I hate to take on the role of apologist here, but i know of at least one explanation for the errors that the author of GMark made. Peter used to give lectures on the Jesus he supposedly knew and Mark was his interpreter for people who didn't speak Aramaic. After Peter died, Mark got the idea to write down as much of what he could remember of Peter's preaching, adding some of his own beliefs and interpretations. Because he was relying on memory and adding some of his own philosophy and interpretations, errors and inconsistencies were inevitable. A later editor added a birth narrative, and a still later editor "fixed" the ending, but both left the basic story untouched.

 

I should add that this is still largely speculation based on a secondhand quote from a work no longer extant. Even if this version of events is true, it means that GMark is based on what Mark, not likely to be Paul's John Mark, remembered of the preaching of an old man. Who knows what the old man really preached or whether he was even preaching about someone he actually knew. This would account for the rough and unpolished nature of GMark at least, since the author was trying to write just what he remembered of the old man's words. This still leaves major problems for believers since it would mean the story is removed several times from the source and no contemporary thought the story was important enough to record for posterity.

That actually makes sense. It seems even more likely, if Mark was Peter's interpreter, that Mark did not actually write down GMark himself but rather dictated it to a scribe.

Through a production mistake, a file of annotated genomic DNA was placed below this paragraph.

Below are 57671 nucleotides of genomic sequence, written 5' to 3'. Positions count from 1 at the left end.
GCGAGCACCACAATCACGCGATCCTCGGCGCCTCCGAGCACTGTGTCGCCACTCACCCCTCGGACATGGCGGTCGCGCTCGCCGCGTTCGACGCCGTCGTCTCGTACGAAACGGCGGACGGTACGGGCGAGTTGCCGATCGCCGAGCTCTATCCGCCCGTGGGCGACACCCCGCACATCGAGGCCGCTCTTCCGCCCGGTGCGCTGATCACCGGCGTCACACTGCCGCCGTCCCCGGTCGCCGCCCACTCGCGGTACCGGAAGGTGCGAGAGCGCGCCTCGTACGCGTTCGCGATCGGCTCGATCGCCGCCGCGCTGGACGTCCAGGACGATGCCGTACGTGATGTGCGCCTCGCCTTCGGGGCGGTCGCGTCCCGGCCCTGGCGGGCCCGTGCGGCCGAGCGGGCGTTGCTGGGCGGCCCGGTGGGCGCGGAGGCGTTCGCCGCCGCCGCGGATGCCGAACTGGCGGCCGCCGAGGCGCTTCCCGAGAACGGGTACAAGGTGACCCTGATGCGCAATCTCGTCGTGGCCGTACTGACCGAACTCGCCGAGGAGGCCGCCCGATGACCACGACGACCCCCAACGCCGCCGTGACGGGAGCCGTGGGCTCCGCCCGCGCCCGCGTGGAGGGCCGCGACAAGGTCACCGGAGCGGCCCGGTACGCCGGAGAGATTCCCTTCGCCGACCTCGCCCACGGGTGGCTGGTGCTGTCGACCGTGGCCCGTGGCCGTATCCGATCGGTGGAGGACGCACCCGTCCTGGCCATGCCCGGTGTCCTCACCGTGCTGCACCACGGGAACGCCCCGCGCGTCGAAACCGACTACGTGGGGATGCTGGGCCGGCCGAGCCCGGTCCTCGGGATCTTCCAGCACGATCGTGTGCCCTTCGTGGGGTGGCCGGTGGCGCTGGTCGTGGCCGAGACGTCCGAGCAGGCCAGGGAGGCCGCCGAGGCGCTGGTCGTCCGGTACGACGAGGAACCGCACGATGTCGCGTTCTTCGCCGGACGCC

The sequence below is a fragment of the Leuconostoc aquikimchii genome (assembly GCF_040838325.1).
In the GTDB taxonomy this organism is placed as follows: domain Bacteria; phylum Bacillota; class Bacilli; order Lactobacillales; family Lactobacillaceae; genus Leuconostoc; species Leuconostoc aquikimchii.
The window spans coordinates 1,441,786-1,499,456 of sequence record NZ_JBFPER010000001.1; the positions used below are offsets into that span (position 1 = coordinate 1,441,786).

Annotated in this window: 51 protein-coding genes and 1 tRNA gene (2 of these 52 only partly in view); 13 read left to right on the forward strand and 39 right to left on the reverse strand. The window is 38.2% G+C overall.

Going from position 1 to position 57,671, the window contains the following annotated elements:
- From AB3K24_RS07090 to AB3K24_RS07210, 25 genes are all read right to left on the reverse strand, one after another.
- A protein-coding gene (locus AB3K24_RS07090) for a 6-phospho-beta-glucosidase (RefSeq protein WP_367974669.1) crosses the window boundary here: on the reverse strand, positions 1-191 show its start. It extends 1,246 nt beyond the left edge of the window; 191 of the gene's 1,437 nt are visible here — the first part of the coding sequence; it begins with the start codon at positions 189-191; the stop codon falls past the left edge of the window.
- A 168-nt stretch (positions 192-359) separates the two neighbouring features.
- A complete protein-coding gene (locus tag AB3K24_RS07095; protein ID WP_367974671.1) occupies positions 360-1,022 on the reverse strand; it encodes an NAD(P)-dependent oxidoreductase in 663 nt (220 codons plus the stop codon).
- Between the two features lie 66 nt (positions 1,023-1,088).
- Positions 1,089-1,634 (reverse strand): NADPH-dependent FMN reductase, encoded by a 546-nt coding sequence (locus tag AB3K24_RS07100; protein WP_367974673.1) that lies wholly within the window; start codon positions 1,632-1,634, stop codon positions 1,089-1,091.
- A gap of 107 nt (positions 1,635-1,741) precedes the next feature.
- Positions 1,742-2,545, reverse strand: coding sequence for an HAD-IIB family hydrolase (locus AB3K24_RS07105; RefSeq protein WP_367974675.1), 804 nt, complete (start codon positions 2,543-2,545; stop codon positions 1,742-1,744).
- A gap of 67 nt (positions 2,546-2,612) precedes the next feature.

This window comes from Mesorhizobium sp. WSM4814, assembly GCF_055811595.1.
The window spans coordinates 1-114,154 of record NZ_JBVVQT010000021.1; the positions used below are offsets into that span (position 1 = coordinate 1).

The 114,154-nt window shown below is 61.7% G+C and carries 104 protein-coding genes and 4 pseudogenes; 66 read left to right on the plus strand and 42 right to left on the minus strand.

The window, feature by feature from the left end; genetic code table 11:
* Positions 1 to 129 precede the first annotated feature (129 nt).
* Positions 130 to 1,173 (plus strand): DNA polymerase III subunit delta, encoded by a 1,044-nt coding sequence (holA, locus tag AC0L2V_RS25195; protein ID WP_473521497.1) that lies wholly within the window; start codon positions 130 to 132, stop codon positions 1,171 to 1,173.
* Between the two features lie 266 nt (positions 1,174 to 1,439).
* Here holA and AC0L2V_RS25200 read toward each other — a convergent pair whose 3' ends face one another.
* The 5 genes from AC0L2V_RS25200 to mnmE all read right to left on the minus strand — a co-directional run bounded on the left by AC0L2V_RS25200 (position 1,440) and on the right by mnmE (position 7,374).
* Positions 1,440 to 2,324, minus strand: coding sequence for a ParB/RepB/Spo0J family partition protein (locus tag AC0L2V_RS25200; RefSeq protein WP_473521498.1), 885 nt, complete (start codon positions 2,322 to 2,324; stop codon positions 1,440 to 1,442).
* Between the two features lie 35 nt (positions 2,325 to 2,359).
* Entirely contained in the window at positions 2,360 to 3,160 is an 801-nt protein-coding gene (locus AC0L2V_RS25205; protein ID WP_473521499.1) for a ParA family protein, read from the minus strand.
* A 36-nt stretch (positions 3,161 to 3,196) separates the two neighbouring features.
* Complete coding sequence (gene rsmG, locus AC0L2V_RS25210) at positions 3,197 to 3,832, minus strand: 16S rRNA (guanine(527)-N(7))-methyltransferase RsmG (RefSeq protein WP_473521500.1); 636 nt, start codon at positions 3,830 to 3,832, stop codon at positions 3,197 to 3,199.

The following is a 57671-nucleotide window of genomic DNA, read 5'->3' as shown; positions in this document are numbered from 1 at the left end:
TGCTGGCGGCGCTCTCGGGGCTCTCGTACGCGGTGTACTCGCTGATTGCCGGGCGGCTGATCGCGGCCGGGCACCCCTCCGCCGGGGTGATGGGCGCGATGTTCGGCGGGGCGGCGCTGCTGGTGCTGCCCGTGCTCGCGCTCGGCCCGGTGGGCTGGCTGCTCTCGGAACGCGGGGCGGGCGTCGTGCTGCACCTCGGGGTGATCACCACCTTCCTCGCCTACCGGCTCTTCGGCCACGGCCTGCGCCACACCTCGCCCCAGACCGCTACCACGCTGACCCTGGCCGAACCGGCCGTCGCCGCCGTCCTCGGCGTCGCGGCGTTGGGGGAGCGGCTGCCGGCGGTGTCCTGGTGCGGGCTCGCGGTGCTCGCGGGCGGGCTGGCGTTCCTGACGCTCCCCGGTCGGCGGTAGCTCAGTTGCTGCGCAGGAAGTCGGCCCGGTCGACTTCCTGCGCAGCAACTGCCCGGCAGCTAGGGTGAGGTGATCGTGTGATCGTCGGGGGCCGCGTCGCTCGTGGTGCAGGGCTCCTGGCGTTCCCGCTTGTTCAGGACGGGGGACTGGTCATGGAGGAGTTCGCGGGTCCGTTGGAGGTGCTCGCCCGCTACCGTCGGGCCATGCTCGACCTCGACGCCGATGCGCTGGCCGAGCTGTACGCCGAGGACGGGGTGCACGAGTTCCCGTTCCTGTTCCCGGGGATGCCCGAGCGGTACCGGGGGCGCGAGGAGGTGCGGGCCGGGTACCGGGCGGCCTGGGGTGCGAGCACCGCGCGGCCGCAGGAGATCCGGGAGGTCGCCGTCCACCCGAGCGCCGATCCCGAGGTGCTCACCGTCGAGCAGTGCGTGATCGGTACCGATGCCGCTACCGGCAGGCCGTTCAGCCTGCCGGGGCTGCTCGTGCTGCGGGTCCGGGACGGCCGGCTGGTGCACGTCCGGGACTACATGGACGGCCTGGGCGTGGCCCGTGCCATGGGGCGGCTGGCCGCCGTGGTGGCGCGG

Link to comment
Share on other sites

 

 

 

I agree that it IS relevant but what are your thoughts on the Jewish snafu's the Author of Mark makes?

 

I think NonX summed that up.

Link to comment
Share on other sites

Why would Peter need an interpreter?

 

When the time for Pentecost was fulfilled, they were all in one place together. And suddenly there came from the sky a noise like a strong driving wind, and it filled the entire house in which they were.

 

Then there appeared to them tongues as of fire, which parted and came to rest on each one of them. And they were all filled with the holy Spirit and began to speak in different tongues, as the Spirit enabled them to proclaim.

 

Now there were devout Jews from every nation under heaven staying in Jerusalem. At this sound, they gathered in a large crowd, but they were confused because each one heard them speaking in his own language. They were astounded, and in amazement they asked, "Are not all these people who are speaking Galileans? Then how does each of us hear them in his own native language?

 

We are Parthians, Medes, and Elamites, inhabitants of Mesopotamia, Judea and Cappadocia, Pontus and Asia, Phrygia and Pamphylia, Egypt and the districts of Libya near Cyrene, as well as travelers from Rome, both Jews and converts to Judaism, Cretans and Arabs, yet we hear them speaking in our own tongues of the mighty acts of God."